7 Heroes of Baseball in America

By Audrey W. | Arcadia Staff
In the years since its first game, America’s Pastime has created some of the most talented baseball players the world has ever seen. Many spent their careers setting new records that would take later players years to beat. The history of baseball and its players is long, consistent, and plentiful in America. It has been sculpted by the players and coaches that made the sport possible. These are 7 heroes of American baseball.

Babe Ruth in 1921.Babe Ruth

Babe Ruth began his 22-season career with the Boston Red Sox, and quickly rose through the ranks to become one of the best players the league ever witnessed. He was nicknamed “The Bambino” and “The Sultan of Swat,” and established several batting records, including 714 home runs. Today, Ruth is considered one of the best baseball players in the history of the sport. In 1936, Ruth was among the first 5 players to be inducted into the Baseball Hall of Fame.

Joe Torre

Before making his career as a Major League Baseball head coach, Joe Torre quickly rose to become one of the most talented players in the league. As a player, he achieved 2,000 hits and as a coach, 2,000 wins, making him the only figure in the history of baseball to accomplish such records. While coaching the New York Yankees, Torre received 6 American League pennants and 4 World Series titles. He was inducted into the Baseball Hall of Fame in 2014.

Jackie Robinson.Jackie Robinson

Breaking the baseball racial divide when he was drafted by the Brooklyn Dodgers, Jackie Robinson is regarded as one of the greatest players in American history. He broke open the barrier for African Americans to enter the sport, posing to end segregation in baseball. In 1947, Robinson won the Rookie of the Year Award. He was also a league All-Star for 6 seasons, and in 1949, won the National League Most Valuable Player Award. He was the first African American to achieve each one of these titles. For his outstanding career, Robinson was added to the Baseball Hall of Fame in 1962, and in 1997, his uniform number 42 was retired across all teams in the major league. He is the only player to have earned this honor.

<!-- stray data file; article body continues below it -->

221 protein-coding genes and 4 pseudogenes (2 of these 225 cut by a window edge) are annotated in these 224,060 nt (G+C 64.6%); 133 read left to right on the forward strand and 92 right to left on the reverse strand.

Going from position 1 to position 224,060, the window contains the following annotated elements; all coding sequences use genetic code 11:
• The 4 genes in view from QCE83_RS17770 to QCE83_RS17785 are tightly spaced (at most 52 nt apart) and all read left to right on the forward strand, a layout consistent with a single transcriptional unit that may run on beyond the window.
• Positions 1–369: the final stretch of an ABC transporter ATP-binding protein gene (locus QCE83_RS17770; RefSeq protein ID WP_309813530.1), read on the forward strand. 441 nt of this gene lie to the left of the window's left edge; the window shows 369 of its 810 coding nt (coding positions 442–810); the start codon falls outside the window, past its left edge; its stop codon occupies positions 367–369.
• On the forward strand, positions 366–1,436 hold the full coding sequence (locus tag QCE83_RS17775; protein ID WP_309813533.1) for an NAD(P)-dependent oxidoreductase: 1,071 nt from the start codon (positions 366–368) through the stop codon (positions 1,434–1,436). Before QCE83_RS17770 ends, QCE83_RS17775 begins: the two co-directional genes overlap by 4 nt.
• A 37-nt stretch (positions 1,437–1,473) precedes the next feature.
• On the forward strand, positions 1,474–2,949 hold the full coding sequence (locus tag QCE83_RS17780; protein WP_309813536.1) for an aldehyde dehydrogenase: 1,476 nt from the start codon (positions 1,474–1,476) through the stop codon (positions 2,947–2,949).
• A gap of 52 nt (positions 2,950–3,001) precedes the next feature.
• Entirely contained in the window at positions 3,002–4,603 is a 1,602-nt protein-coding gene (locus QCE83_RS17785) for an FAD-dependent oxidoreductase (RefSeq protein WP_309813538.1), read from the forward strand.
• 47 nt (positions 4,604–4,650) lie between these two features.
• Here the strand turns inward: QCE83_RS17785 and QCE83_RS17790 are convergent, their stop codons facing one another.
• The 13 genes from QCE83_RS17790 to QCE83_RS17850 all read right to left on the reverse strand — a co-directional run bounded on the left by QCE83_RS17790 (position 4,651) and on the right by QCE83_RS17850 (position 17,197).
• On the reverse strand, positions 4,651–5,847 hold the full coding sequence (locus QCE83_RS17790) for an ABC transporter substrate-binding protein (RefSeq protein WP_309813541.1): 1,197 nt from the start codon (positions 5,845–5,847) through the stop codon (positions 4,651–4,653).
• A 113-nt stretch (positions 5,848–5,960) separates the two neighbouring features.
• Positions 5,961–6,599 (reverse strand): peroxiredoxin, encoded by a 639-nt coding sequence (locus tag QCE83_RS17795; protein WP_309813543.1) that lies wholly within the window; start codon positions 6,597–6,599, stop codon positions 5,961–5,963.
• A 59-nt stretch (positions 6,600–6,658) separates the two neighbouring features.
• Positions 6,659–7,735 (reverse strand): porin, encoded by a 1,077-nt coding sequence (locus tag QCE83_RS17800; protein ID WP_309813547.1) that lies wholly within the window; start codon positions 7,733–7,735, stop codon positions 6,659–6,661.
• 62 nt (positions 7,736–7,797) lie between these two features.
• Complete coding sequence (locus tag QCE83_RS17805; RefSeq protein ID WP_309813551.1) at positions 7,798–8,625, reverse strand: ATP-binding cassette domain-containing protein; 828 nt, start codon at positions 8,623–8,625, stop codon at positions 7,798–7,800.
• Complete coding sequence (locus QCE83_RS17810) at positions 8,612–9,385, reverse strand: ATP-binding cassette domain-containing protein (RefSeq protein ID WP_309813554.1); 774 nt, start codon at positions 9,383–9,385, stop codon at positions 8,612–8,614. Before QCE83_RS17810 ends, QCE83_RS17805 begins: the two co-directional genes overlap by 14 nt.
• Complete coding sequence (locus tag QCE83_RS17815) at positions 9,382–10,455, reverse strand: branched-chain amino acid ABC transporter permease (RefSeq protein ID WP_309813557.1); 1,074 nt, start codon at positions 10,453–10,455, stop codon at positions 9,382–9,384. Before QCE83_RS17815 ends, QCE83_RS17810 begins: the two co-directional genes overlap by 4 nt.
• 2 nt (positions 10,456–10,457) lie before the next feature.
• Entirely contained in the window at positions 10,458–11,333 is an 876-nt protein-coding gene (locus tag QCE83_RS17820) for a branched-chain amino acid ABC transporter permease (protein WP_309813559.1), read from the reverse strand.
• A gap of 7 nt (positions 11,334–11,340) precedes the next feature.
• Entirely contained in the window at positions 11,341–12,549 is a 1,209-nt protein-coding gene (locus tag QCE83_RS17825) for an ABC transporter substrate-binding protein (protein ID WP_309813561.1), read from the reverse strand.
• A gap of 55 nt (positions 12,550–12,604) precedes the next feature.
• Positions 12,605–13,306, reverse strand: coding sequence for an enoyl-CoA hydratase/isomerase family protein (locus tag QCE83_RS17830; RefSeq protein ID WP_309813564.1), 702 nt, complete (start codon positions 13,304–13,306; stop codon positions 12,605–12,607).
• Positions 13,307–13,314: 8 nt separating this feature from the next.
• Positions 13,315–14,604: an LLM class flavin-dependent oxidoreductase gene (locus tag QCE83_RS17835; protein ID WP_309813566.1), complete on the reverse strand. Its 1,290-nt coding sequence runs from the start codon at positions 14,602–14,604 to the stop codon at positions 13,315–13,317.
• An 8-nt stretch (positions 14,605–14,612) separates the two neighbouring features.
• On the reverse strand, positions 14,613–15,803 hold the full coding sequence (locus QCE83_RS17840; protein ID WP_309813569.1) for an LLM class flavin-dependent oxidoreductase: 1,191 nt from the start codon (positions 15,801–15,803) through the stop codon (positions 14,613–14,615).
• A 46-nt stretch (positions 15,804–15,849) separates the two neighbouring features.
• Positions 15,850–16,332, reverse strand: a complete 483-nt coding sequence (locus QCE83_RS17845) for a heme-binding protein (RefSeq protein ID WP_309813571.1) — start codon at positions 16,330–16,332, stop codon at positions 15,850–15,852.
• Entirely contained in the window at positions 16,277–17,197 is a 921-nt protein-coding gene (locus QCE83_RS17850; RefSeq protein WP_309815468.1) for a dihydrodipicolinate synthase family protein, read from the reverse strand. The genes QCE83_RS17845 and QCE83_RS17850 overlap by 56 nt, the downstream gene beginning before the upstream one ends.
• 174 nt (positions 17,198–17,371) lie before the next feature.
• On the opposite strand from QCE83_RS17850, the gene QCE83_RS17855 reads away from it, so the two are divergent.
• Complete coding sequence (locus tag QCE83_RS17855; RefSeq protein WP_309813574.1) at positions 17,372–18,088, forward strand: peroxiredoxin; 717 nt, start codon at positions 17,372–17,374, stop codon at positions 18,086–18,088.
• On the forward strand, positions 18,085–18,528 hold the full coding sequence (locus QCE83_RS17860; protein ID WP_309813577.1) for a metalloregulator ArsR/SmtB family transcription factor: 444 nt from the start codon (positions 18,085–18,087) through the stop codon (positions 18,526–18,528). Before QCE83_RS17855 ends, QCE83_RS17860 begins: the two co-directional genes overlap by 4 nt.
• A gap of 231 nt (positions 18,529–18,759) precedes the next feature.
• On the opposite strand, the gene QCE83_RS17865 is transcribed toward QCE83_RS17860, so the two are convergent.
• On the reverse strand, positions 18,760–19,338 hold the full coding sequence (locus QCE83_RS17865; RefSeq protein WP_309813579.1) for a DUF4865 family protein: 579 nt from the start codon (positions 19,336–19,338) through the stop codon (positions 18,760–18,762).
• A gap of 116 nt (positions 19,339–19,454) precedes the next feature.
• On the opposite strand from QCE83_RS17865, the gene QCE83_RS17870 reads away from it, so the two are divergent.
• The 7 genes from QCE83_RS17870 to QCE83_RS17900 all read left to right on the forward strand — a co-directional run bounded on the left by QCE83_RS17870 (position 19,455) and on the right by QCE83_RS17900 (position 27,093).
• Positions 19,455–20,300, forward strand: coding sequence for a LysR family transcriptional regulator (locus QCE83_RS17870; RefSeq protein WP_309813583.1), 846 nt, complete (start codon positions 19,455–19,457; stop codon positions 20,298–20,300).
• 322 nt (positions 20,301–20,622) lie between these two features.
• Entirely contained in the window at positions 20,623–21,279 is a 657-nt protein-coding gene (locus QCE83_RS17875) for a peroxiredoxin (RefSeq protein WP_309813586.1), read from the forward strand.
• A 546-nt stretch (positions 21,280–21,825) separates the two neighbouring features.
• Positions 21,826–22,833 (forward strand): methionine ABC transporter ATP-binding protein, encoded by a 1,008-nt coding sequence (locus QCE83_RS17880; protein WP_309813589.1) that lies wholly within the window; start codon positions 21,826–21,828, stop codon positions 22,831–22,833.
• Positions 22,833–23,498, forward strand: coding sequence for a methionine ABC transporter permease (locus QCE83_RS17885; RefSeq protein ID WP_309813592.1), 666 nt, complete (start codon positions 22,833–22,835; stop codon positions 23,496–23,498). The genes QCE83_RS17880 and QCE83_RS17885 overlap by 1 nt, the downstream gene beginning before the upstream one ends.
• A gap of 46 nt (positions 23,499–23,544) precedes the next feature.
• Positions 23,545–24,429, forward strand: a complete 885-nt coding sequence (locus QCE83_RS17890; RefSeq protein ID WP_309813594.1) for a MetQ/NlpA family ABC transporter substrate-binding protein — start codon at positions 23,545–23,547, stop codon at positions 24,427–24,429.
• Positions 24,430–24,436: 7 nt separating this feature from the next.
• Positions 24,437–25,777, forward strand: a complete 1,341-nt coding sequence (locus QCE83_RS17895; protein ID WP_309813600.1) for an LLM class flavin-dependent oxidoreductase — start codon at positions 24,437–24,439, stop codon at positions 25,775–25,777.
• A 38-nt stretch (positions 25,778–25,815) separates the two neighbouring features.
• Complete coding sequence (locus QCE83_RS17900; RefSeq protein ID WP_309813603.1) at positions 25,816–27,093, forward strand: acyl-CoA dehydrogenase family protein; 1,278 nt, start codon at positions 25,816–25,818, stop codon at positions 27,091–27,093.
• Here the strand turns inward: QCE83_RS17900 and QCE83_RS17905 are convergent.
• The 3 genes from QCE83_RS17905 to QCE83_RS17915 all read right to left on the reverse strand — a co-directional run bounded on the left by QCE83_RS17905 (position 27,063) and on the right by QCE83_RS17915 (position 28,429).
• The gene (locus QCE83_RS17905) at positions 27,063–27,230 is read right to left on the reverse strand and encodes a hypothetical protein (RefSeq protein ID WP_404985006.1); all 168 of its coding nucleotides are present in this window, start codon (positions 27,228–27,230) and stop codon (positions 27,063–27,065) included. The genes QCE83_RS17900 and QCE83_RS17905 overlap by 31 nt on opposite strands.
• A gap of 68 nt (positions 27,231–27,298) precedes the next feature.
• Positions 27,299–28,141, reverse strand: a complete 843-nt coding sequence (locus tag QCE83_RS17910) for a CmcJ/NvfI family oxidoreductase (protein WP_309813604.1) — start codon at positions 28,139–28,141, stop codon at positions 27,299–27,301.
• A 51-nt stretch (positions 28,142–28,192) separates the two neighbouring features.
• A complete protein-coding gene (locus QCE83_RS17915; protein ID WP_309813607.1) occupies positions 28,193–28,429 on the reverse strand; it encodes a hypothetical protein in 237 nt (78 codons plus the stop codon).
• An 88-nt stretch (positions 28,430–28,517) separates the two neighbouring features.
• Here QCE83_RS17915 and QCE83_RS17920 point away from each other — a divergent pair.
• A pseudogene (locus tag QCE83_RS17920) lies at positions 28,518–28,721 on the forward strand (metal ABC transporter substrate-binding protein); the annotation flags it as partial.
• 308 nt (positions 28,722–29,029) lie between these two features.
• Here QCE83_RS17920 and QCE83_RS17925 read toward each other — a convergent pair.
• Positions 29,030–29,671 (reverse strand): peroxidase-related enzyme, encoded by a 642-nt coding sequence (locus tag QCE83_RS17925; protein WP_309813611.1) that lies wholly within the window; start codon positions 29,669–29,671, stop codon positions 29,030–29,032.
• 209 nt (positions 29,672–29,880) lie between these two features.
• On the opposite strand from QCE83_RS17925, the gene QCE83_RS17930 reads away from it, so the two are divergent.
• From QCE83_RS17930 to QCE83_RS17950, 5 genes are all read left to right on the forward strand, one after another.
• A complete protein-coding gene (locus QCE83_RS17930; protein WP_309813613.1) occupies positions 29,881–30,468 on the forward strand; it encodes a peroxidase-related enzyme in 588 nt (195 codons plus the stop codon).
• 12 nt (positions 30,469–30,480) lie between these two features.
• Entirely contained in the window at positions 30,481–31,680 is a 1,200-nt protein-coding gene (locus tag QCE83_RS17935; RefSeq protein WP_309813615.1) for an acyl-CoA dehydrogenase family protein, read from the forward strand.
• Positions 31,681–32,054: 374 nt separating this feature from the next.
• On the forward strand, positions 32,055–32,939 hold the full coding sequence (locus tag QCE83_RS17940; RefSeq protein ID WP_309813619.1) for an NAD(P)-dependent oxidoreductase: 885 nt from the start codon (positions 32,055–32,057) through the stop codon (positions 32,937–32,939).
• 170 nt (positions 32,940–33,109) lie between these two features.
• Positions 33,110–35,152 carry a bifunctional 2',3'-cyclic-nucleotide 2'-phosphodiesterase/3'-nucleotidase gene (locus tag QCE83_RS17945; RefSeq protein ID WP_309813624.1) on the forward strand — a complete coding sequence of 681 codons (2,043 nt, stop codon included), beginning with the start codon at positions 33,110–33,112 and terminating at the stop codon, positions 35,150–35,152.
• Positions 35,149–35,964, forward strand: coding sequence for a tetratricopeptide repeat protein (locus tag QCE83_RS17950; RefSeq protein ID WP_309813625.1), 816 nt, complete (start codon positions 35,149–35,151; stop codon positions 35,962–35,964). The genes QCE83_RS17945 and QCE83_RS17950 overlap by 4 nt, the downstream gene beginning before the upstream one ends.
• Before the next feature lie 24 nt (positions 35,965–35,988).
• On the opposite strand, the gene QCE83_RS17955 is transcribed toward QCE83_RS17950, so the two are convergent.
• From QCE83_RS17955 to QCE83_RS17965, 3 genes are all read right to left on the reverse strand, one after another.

Jim Abbott

Jim Abbott defied the odds when he played 10 seasons in the major league as a pitcher without a right hand. Throughout his career, he played for the New York Yankees, California Angels, Milwaukee Brewers, and Chicago White Sox. His recognition in the sport began when he was a college student at the University of Michigan. In 1987, he received the James E. Sullivan Award for the nation’s best amateur athlete, and won a gold medal at a demonstration event at the 1988 Summer Olympics. That same year, he was drafted in the first round of the MLB draft. After defying the odds in 10 years of professional play, Abbott retired, and today works as a motivational speaker.

Coach Sparky Anderson.Sparky Anderson

George “Sparky” Lee Anderson played several years in the major leagues before finding his place as a coach of the Cincinnati Reds and later the Detroit Tigers. Throughout his coaching career, they won 12 division titles, 3 World Series, and 6 league championships, making him one of the most decorated coaches in history. He was inducted into the Hall of Fame in 2000 to honor his extraordinary years as a head coach.

Greg Maddux

Known for outsmarting his opponents rather than overpowering them, Greg Maddux quickly earned himself the nickname “The Professor.” He became the first pitcher in league history to win 4 Cy Young Awards consecutively. Over his career, he won 355 games, and was among the players of the Atlanta Braves when they won the 1995 World Series. By his retirement, Maddux had become one of the most well-respected players in the league for his sportsmanship and tenacity.

Lou Gehrig.Lou Gehrig

Also known as “The Iron Horse,” Lou Gehrig was the first professional baseball player to spend his entire career playing for the New York Yankees. In all, Gehrig played 17 seasons, and was an All-Star for 7 consecutive years. He was named the American League’s Most Valuable Player twice, a member of 6 World Series champion teams, a Triple Crown winner, and was added to the Baseball Hall of Fame in 1993. Throughout his career, he set several league records: the most career grand slams and the most games played in a row. He is today regarded as a hero in American baseball history.
As with any sport, the players and coaches of baseball have shaped the sport into a classic American event. Their record-breaking and odds-defying accomplishments made waves both within the league and outside it. The stories of these incredible players and the men who led them are embedded in the history of the sport, helping to define it as a true American tradition.
 
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